California Court of Appeals, Second District, Eighth Division
MORLIN ASSET MANAGEMENT LP et al., Cross-complainants and Appellants,
EDWARD M. MURACHANIAN, Cross-defendant and Respondent.
from judgments and an order of the Superior Court for the
County of Los Angeles No. BC504083. Gregory Keosian and Donna
Fields Goldstein, Judges.
Horvitz & Levy, Mitchell C. Tilner, Stephen E. Norris;
Kuluva, Armijo & Garcia and Sherry L. Grguric for
Cross-complainants and Appellants.
Williams Iagmin and Jon R. Williams for Cross-defendant and
an appeal from the grant of summary judgment on two
cross-complaints for indemnity and apportionment of fault.
Plaintiff Jose Luis Anguiano filed this lawsuit after he was
injured when he slipped on the stairs in the common area of a
commercial building. He was at the building to clean the
carpets in the dental suite of a tenant in the building.
Plaintiff sued the owners of the building and its managers,
Morlin Asset Management LP and Morlin Management Corporation
(the landlords), for negligence and premises liability. The
landlords each filed virtually identical cross-complaints
against Edward Murachanian (the tenant), a dentist who rents
an office suite in the building. The tenant had hired
plaintiff’s employer to clean the carpets in his
tenant moved for summary judgment on the cross-complaints on
the grounds that plaintiff claimed his injury was caused by a
defect in the common areas of the building for which the
landlords had the exclusive right of management and control,
and the tenant’s lease provided he was only liable to
indemnify the landlords for injuries incurred within his
landlords opposed the motion, arguing there were material
disputed facts, including whether plaintiff was at fault for
spilling a bucket of soapy water in which he slipped and
fell; whether the tenant was at fault for failing to fulfill
his duty under the lease to notify the landlords that someone
was coming to clean the carpet, thus depriving them of an
opportunity to take steps to spare plaintiff from carrying
heavy buckets of water up the stairway; and whether the
stairway was defective. The landlords contended the
determination of their rights to indemnity and apportionment
of fault rested on how these disputed facts were resolved.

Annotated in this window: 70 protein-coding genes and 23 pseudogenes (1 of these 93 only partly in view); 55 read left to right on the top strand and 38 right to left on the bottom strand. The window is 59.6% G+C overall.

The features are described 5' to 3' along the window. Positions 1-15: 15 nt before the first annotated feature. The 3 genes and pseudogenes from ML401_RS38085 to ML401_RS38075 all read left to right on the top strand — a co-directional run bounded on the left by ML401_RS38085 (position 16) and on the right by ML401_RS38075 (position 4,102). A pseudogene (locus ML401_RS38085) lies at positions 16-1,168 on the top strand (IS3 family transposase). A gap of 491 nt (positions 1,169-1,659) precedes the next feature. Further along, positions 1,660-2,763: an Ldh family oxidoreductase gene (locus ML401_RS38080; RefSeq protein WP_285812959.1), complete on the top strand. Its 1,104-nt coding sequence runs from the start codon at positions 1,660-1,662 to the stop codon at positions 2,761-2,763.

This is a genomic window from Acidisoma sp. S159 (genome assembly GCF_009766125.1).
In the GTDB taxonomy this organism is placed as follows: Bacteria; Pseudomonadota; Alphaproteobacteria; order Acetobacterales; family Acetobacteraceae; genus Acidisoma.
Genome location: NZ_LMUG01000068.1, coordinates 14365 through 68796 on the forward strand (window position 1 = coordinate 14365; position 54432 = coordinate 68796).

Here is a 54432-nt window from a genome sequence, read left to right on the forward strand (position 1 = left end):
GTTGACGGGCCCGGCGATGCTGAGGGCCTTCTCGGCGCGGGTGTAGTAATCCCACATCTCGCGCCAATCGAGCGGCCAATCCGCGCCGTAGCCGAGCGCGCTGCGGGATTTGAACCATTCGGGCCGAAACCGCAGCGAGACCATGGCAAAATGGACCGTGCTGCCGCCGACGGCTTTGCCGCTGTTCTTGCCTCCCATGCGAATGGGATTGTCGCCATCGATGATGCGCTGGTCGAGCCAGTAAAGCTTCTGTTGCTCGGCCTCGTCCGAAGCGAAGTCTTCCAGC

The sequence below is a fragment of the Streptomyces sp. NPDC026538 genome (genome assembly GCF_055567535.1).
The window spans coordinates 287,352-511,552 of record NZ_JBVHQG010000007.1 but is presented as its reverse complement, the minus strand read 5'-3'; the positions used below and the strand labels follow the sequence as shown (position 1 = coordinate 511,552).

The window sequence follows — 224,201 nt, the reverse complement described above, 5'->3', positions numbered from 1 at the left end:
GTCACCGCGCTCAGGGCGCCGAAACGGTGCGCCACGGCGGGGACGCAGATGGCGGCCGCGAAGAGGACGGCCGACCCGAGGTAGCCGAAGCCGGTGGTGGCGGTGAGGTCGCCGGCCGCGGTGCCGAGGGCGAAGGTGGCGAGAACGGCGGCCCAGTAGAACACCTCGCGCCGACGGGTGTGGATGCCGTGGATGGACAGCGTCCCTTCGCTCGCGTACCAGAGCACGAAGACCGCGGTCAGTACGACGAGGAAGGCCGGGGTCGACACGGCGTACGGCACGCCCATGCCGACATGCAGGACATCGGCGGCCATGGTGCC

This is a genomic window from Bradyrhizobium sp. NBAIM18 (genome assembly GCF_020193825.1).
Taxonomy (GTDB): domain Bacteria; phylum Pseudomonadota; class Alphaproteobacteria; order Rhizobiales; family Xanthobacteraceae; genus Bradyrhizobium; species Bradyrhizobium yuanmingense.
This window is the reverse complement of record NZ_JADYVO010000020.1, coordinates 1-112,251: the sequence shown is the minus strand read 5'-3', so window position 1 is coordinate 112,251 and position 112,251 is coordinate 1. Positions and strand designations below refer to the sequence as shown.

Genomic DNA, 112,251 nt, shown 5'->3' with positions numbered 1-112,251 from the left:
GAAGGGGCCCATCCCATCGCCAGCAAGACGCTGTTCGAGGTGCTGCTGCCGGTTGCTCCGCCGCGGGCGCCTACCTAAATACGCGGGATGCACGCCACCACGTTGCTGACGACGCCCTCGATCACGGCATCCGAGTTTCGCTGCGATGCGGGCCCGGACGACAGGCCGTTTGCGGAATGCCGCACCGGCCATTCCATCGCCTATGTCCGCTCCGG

trial court granted the tenant’s motion for summary
judgment, finding the lease obligated the tenant to indemnify
the landlords only against claims for injuries occurring
within the tenant’s office suite, not in the common
affirm the judgments, as well as the court’s order
awarding attorney fees to the tenant.
was an employee of Arax Carpet Co. Cross-defendant tenant
engaged Arax to clean the carpets in his dental suite. Arax
sent plaintiff and another man to do the work on October 4,
walked up a flight of stairs, plaintiff slipped, falling
forward and suffering severe injuries. Plaintiff sued the
landlords, claiming the stairs presented a dangerous
condition because the treads and risers did not conform to
the building code or industry standards in various respects.
discovery, these facts came to light:
medical report from Dr. Daniel Skenderian stated that, while
carrying soapy water up a flight of stairs, plaintiff
“had apparently spilled some water and slipped and fell
face first, hitting his face and jaw.” Dr.
Skenderian’s report stated that plaintiff
“volunteered that there was soap in the water that made
the spills on the stairs more slippery.” Dr. Skenderian
later testified at his deposition that plaintiff corroborated
the information in the medical records. Dr.
Skenderian’s recollection of what plaintiff told him
was that “he was carrying soapy water, water spilled,
and he stepped in the spill and slipped.” A medical
report and deposition testimony from Dr. Michelle Ward stated
essentially the same thing: that plaintiff told her that he
was carrying buckets of soapy water upstairs; the
“bucket caught on the stair, water spilled and on his
next step he slipped and fell forward.”
plaintiff was asked in discovery to state facts upon which he
based any contention that his actions or omissions were not
the sole cause of the incident, plaintiff responded with the
same allegations he made in the complaint about the dangerous
condition of the stairs, in violation of statute or industry
standards, and said: “As he climbed [the] stairs
carrying heavy buckets of water, Plaintiff made ...